The risks didn’t used to be this high. Adjusted for inflation, students at four-year colleges face tuition costs that have more than tripled in the past six decades. “Generationally, it was [once]much easier to get a college degree, affordable enough to work your way through,” Reuben says. “Students could go without gaining a lot of debt. That’s the reality they knew.” But today, she continues, “To graduate without significant debt, you have to come from a well-resourced family or go to a school with financial aid.”

In the Globe Magazine-Emerson College Polling survey, 52 percent of New England adults said their college degrees were not worth the loans they needed to get them, and now regret taking on that debt. A similar portion of respondents — 53 percent — support using government funds to reduce or forgive student loans, though the Republican and age 60-plus segments show strong opposition.

People such as Michael Poliakoff believe it’s not just the cost of college that is draining support: What is taught is inadequate to prepare students for many jobs. Moreover, colleges have become an “echo chamber” of ideas, he says. “It used to be a diploma from a four-year college would get you a good job,” says Poliakoff, president of the Washington, D.C.-based nonprofit American Council of Trustees and Alumni. “So many employers are not confident in newly hired four-year college graduates.”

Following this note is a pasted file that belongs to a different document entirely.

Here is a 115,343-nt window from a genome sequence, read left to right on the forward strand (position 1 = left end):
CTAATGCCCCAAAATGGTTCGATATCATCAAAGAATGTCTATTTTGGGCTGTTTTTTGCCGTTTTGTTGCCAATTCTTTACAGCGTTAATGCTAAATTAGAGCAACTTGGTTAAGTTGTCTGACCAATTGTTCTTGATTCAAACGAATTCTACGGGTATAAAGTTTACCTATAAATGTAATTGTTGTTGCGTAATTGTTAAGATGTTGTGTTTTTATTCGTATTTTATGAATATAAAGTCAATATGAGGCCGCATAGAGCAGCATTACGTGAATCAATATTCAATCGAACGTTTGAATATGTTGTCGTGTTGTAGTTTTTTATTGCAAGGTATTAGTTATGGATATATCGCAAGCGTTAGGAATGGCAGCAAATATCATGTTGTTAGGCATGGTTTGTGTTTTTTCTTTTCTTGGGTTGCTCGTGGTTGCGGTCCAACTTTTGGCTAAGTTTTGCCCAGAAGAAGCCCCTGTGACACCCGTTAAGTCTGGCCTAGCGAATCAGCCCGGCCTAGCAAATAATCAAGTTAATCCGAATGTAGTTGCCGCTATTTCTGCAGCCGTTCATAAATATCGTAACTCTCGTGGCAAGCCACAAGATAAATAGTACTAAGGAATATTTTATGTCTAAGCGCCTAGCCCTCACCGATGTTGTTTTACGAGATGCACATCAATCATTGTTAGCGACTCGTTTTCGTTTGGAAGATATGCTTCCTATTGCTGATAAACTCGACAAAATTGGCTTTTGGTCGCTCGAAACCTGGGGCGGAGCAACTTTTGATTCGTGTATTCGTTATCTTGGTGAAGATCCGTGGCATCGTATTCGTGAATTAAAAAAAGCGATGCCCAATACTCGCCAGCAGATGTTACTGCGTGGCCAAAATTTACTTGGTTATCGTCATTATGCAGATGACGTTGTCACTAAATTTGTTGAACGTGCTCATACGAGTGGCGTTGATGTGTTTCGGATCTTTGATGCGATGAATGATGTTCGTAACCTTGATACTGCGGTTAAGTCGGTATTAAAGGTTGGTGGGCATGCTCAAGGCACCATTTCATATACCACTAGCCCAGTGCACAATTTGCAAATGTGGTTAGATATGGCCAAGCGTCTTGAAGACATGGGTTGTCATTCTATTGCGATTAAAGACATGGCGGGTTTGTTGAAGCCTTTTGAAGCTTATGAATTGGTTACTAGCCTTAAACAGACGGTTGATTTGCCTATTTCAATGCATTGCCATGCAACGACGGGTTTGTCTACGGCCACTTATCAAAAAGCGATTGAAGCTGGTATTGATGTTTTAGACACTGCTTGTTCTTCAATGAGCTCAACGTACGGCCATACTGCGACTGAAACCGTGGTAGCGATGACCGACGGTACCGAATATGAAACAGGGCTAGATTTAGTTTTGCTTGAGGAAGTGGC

The concept of free speech on campuses is hotly contested. When our survey asked respondents to choose which was the bigger problem for colleges, 52 percent reported it’s people being allowed to say harmful or misleading things, while the rest believe it’s people being prevented from saying what they want.

“Take these findings as a wake-up call,” says Poliakoff, whose organization advocates for the free exchange of ideas on campus. “College should be a place where you think the unthinkable and challenge the unchallengeable. . . . It should be an opportunity for everyone to come out with greater strength for career and citizenry.”